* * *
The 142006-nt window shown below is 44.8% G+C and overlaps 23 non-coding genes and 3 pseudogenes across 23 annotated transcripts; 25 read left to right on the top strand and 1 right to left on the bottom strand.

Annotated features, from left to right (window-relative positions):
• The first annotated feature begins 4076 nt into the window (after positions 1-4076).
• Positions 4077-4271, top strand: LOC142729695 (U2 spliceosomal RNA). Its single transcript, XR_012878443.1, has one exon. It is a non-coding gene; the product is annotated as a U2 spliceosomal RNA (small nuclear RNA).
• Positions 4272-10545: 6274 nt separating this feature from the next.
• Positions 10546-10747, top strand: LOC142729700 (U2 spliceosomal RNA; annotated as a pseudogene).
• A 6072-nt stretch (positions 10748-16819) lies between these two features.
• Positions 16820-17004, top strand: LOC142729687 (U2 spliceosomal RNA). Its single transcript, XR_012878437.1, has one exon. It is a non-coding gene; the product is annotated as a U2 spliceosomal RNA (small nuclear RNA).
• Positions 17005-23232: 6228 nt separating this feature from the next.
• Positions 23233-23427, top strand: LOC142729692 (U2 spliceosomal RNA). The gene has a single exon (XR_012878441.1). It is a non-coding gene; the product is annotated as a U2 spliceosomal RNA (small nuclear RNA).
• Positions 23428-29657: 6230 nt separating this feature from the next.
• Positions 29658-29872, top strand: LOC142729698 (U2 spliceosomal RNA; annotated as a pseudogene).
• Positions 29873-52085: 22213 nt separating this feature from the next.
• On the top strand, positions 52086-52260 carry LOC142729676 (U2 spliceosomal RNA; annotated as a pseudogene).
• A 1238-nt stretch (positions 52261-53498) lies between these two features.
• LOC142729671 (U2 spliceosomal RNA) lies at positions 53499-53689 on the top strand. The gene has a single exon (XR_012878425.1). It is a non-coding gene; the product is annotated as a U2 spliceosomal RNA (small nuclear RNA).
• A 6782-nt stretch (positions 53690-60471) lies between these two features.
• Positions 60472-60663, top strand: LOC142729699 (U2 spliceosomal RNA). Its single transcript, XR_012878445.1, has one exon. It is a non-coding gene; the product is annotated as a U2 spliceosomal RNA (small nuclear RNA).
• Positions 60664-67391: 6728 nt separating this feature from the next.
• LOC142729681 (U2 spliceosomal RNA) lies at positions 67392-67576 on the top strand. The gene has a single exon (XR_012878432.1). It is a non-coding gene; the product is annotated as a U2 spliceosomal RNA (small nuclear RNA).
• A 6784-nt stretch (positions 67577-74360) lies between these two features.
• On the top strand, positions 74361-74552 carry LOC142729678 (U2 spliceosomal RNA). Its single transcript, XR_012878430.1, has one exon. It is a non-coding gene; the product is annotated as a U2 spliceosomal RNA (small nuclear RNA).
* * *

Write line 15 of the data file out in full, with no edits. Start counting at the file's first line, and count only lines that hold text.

• A 1238-nt stretch (positions 52261-53498) lies between these two features.